He was jailed for refusing to testify about the meeting. His only previous arrest was in 1934 when he served a one-year bid on a robbery charge in Hartford, Conn.


The Todt Hill "white house" is no longer in the Castellano family.

Perhaps the largest misconception is that Castellano was somehow less lethal than John Gotti.

"Paul was deadly!" DiLeonardo replied, adding that "people shook with Paul" when they earned his animosity.

Castellano, on trial for the car-theft ring, faced 25 murder charges alone; Gotti was convicted of five murders (Castellano and Bilotti, Robert DiBernardo, Liborio Milito and Louis Dibono), plus conspiracy to murder Gaetano "Corky" Vastola.

Paul was quite lethal, and it took little to trigger his fury.

The Crime Family Castellano "Forgot" Was Behind Him

One New Year's Eve party at Castellano's house, Gambino mobster "Charlie Boy" (who seemingly fell into the "young Turk" category, which was one of the demographics of the crime family from which Castellano reportedly had grown aloof) learned the hard way that it didn't take much to anger the boss.

Charlie Boy, whose father was a captain known as Little Toto, arrived and noticed that "Paul was deep in serious conversation," DiLeonardo related. Charlie Boy decided he'd better not disturb him.

He started to say hello to others, thinking he'd greet the boss once he was finished with whatever important matters were under discussion.

Big, big mistake. Charlie Boy had committed an egregious breach of Mafia etiquette.

"You go see the boss first," Michael explained. "You go up to him first, then you go down the pecking order. It doesn't matter what Paul was doing at the time."

Eventually, Charlie Boy noticed that Paul was free so he went over to say hello -- and got his ass handed to him.

"Glad you could find the fucking time to finally fucking say hello to me," Castellano said.

Paul proceeded to read him the full riot act and Charlie Boy was literally shaking as if Paul were poised to order his execution in the backyard of the Todt Hill estate.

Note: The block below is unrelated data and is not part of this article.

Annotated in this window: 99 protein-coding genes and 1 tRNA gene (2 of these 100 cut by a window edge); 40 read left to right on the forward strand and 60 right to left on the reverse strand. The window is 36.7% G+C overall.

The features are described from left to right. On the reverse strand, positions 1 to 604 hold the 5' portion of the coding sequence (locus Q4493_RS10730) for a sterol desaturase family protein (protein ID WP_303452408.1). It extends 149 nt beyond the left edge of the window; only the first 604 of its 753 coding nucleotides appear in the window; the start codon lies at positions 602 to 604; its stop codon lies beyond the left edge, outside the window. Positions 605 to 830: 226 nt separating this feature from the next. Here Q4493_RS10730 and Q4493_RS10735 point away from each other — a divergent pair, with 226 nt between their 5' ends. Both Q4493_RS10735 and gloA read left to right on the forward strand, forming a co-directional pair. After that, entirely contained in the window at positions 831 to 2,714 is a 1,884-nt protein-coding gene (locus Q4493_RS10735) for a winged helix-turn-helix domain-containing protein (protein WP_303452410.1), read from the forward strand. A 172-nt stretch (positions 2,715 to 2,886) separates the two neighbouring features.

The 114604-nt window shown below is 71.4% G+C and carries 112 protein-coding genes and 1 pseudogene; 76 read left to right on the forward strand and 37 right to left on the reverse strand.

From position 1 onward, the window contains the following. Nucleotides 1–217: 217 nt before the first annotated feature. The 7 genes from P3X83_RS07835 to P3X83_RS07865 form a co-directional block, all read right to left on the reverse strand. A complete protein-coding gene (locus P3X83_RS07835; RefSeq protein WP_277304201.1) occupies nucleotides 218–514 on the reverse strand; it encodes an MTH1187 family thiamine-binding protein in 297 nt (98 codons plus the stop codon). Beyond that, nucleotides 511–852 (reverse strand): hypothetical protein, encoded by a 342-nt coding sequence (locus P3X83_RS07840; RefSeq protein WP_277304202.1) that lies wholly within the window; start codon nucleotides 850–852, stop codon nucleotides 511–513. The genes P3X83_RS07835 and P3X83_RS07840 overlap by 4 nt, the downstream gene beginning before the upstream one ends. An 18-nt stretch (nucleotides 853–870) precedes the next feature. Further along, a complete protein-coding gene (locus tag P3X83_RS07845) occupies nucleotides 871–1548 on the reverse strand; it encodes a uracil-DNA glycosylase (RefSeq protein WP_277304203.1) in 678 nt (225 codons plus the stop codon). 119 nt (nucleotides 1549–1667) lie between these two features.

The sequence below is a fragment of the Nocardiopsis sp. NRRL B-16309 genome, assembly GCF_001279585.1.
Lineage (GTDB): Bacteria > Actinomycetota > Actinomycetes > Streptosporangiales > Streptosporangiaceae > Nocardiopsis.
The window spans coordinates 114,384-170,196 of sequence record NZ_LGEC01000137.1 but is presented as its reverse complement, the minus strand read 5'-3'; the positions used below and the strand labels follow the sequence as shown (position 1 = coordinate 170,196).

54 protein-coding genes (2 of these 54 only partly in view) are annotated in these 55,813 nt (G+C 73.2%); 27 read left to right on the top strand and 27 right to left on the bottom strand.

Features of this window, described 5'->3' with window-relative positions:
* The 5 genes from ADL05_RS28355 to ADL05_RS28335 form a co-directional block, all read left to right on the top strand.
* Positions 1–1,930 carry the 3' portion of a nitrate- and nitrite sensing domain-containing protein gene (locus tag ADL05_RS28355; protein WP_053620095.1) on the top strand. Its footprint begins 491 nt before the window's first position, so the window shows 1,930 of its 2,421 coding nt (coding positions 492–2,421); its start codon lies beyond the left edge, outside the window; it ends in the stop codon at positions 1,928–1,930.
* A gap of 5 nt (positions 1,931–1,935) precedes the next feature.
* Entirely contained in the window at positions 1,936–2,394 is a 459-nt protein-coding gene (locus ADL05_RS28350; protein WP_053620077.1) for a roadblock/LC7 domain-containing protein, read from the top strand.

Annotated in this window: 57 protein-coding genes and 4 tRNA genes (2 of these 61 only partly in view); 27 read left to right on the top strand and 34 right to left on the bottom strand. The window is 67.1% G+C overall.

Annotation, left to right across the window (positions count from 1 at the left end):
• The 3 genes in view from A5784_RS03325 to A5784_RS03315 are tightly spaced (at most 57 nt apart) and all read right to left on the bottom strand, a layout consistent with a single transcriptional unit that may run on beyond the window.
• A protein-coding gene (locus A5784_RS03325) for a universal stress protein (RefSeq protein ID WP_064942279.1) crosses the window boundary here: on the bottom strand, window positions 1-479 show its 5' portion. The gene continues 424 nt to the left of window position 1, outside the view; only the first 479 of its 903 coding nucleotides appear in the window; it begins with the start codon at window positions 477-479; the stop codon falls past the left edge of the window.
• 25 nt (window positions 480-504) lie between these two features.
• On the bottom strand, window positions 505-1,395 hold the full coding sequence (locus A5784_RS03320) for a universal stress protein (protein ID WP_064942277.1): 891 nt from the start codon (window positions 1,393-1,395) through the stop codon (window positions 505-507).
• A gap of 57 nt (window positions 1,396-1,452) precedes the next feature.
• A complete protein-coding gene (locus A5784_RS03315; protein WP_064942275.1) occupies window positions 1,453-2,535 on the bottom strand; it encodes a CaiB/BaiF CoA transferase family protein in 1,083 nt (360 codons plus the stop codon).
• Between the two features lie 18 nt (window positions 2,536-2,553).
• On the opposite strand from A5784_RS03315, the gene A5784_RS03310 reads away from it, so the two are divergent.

Asked to draw a comparison between Castellano and John Gotti based on personal experience, Michael said, "you had to walk on eggshells when you were around both of them."




Neil Dellacroce, see photo above, may have been given part of the family's crews to oversee as part of a deal when Big Paul was elevated, but Castellano still had his own thing going with every single Gambino capo (no matter what color his collar was).

According to DiLeonardo, every Gambino capo was given $100,000 from Paul to put on the street. Castellano charged them a half-point vig, good terms to run a loanshark operation with.

Now for some of the guys having trouble earning, this came in handy. It gave them a way to earn quickly while paying a generous (for them) vig.

But the deal was mandatory. Even wealthier guys who maybe didn't need the hassle of operating another book had to accept the $100,000 from Paul and put it to work.

This ensured Paul had a personal and financial connection to every Gambino capo. I find it difficult to believe, then, Paul was isolated or "forgot" he had the Gambino crime family behind him. He seems quite aware of them.


Castellano faced two sweeping federal racketeering indictments, one of which was the Commission Case. So for the first time in his life, he found himself getting serious media attention that only ratcheted up when the other trial started. The media waited at the courthouse for him on a daily basis. (Hence, all that footage of him and Bilotti, his loyal pit bull, walking in and out of federal court.)